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Fred Zinnemann and the Cinema of Resistance$
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J.E. Smyth

Print publication date: 2014

Print ISBN-13: 9781617039645

Published to University Press of Mississippi: September 2014

DOI: 10.14325/mississippi/9781617039645.001.0001

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PRINTED FROM Mississippi SCHOLARSHIP ONLINE (www.mississippi.universitypressscholarship.com). (c) Copyright University Press of Mississippi, 2020. All Rights Reserved. An individual user may print out a PDF of a single chapter of a monograph in MSSO for personal use.date: 04 August 2020

The Un-American Western

The Un-American Western

Chapter:
(p.95) Chapter Three The Un-American Western
Source:
Fred Zinnemann and the Cinema of Resistance
Author(s):

J. E. Smyth

Publisher:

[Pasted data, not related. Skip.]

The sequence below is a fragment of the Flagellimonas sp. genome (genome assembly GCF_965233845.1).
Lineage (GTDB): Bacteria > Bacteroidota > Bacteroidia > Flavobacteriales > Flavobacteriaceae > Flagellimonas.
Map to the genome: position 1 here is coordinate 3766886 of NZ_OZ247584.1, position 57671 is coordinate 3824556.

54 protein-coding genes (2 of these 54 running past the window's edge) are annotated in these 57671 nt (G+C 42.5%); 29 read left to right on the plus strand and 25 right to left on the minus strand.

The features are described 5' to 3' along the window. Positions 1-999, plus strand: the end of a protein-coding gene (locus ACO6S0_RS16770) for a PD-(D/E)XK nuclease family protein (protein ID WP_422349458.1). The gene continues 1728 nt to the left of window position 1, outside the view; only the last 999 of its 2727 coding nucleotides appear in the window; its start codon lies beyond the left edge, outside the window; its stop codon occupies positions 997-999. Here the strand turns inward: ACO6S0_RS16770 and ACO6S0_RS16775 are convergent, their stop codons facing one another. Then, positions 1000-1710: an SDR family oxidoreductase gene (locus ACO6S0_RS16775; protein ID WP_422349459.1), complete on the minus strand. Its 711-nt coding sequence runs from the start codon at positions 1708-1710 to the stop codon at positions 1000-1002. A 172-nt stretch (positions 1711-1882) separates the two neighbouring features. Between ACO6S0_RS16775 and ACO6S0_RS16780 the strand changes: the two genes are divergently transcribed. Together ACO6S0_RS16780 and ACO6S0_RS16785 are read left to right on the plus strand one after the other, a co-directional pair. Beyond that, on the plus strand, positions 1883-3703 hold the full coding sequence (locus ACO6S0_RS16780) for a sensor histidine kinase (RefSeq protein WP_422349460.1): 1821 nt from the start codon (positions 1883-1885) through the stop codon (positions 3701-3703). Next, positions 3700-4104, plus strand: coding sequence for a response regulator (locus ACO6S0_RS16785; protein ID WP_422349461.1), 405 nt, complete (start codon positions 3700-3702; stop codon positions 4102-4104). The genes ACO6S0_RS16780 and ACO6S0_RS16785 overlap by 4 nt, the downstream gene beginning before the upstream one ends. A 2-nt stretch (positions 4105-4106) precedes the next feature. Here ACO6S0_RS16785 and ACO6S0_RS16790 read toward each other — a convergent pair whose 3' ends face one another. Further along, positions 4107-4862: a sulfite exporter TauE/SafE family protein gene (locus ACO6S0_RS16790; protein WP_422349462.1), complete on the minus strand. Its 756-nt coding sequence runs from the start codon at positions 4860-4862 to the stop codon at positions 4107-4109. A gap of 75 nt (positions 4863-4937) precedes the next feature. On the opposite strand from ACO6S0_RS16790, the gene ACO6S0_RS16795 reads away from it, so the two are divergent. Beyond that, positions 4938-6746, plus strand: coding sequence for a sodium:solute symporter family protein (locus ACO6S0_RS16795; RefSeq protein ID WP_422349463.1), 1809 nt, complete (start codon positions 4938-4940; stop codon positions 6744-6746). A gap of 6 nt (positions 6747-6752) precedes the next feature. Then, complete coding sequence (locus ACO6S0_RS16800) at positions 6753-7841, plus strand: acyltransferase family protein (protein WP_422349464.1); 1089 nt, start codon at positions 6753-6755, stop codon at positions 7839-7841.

University Press of Mississippi
DOI:10.14325/mississippi/9781617039645.003.0004

This chapter explores Zinnemann's involvement in High Noon (1952), a modestly budgeted story of a Western sheriff left alone to face his enemies that would go on to be one of the most controversial Westerns and stinging critiques of American politics and culture. Although the film's resonance with the Hollywood blacklist has impacted its critical status as a “true Western,” the European-born, Jewish director, perhaps even more than the screenwriter, is the “outsider” in this American Western debate and the key to understanding much of the critical unease surrounding High Noon for sixty years. The chapter focuses not only on Zinnemann's revisioning of the genre through the harsh cinematography and edited close-ups, but also on his unique collaboration with Gary Cooper that resulted in aging, vulnerable Western hero who was nevertheless unafraid to show his fear.

Keywords:   High Noon (1952), Carl Foreman, Gary Cooper, Westerns, Floyd Crosby

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